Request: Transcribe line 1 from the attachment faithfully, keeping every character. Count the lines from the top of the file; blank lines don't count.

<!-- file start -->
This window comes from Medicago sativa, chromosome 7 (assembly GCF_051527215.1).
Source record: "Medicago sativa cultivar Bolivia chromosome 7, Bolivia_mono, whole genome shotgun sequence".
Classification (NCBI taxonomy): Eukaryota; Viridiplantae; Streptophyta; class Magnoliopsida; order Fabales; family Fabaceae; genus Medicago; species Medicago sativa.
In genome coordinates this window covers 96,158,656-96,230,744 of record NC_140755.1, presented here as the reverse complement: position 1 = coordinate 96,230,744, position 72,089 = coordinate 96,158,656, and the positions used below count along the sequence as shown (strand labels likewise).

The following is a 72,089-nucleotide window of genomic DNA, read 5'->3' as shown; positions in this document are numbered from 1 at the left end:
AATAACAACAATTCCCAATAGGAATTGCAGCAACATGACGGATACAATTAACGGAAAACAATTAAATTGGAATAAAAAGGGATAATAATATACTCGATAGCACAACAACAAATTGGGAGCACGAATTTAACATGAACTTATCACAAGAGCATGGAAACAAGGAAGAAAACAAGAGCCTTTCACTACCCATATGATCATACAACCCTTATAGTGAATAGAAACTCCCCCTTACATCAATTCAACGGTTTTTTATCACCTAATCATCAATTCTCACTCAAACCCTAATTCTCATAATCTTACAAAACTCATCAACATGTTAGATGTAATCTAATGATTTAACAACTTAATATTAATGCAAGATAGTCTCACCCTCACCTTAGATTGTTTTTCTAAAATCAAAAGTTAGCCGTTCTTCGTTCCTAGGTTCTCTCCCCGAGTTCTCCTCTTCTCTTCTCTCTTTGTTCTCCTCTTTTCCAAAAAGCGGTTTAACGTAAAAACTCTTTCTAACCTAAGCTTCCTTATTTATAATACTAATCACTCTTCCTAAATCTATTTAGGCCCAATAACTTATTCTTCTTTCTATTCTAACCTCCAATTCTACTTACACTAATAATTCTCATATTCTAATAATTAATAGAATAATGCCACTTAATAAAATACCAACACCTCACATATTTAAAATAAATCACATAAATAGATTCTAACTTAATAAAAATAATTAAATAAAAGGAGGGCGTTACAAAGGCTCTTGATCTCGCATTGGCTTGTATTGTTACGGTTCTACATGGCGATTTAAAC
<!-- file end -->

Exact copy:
This window comes from Medicago sativa, chromosome 7 (assembly GCF_051527215.1).